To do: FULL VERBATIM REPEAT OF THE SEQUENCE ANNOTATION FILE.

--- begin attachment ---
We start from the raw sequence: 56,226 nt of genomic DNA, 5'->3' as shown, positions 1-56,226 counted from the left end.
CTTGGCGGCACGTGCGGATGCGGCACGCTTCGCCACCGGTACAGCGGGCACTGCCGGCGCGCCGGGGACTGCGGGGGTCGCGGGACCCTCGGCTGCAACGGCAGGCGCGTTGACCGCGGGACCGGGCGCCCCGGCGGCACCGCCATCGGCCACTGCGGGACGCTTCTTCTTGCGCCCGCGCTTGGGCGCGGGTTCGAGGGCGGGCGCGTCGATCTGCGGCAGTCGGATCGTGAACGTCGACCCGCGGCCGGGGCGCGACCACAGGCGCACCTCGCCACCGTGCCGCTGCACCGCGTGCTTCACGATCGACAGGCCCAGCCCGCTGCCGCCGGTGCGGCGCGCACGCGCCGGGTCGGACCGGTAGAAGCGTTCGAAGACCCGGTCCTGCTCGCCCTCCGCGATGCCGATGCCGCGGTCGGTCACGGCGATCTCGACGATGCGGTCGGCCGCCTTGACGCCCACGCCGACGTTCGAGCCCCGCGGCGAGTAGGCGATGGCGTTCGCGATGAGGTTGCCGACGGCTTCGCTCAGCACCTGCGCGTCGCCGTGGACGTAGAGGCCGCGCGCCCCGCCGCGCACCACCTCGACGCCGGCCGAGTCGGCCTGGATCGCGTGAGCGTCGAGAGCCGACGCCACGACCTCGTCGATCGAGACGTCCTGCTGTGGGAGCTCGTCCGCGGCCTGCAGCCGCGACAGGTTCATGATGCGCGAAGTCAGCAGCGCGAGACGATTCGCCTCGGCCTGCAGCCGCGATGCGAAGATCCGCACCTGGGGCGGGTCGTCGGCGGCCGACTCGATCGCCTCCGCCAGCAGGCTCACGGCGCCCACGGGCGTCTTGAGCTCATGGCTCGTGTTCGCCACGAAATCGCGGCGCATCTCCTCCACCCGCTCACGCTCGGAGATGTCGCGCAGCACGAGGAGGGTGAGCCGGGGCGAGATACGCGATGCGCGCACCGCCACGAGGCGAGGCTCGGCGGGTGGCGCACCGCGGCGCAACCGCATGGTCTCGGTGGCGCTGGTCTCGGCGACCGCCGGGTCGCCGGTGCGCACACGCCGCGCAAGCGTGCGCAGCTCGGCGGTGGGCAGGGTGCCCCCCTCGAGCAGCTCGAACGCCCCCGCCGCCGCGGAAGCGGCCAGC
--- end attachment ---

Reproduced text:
We start from the raw sequence: 56,226 nt of genomic DNA, 5'->3' as shown, positions 1-56,226 counted from the left end.
CTTGGCGGCACGTGCGGATGCGGCACGCTTCGCCACCGGTACAGCGGGCACTGCCGGCGCGCCGGGGACTGCGGGGGTCGCGGGACCCTCGGCTGCAACGGCAGGCGCGTTGACCGCGGGACCGGGCGCCCCGGCGGCACCGCCATCGGCCACTGCGGGACGCTTCTTCTTGCGCCCGCGCTTGGGCGCGGGTTCGAGGGCGGGCGCGTCGATCTGCGGCAGTCGGATCGTGAACGTCGACCCGCGGCCGGGGCGCGACCACAGGCGCACCTCGCCACCGTGCCGCTGCACCGCGTGCTTCACGATCGACAGGCCCAGCCCGCTGCCGCCGGTGCGGCGCGCACGCGCCGGGTCGGACCGGTAGAAGCGTTCGAAGACCCGGTCCTGCTCGCCCTCCGCGATGCCGATGCCGCGGTCGGTCACGGCGATCTCGACGATGCGGTCGGCCGCCTTGACGCCCACGCCGACGTTCGAGCCCCGCGGCGAGTAGGCGATGGCGTTCGCGATGAGGTTGCCGACGGCTTCGCTCAGCACCTGCGCGTCGCCGTGGACGTAGAGGCCGCGCGCCCCGCCGCGCACCACCTCGACGCCGGCCGAGTCGGCCTGGATCGCGTGAGCGTCGAGAGCCGACGCCACGACCTCGTCGATCGAGACGTCCTGCTGTGGGAGCTCGTCCGCGGCCTGCAGCCGCGACAGGTTCATGATGCGCGAAGTCAGCAGCGCGAGACGATTCGCCTCGGCCTGCAGCCGCGATGCGAAGATCCGCACCTGGGGCGGGTCGTCGGCGGCCGACTCGATCGCCTCCGCCAGCAGGCTCACGGCGCCCACGGGCGTCTTGAGCTCATGGCTCGTGTTCGCCACGAAATCGCGGCGCATCTCCTCCACCCGCTCACGCTCGGAGATGTCGCGCAGCACGAGGAGGGTGAGCCGGGGCGAGATACGCGATGCGCGCACCGCCACGAGGCGAGGCTCGGCGGGTGGCGCACCGCGGCGCAACCGCATGGTCTCGGTGGCGCTGGTCTCGGCGACCGCCGGGTCGCCGGTGCGCACACGCCGCGCAAGCGTGCGCAGCTCGGCGGTGGGCAGGGTGCCCCCCTCGAGCAGCTCGAACGCCCCCGCCGCCGCGGAAGCGGCCAGC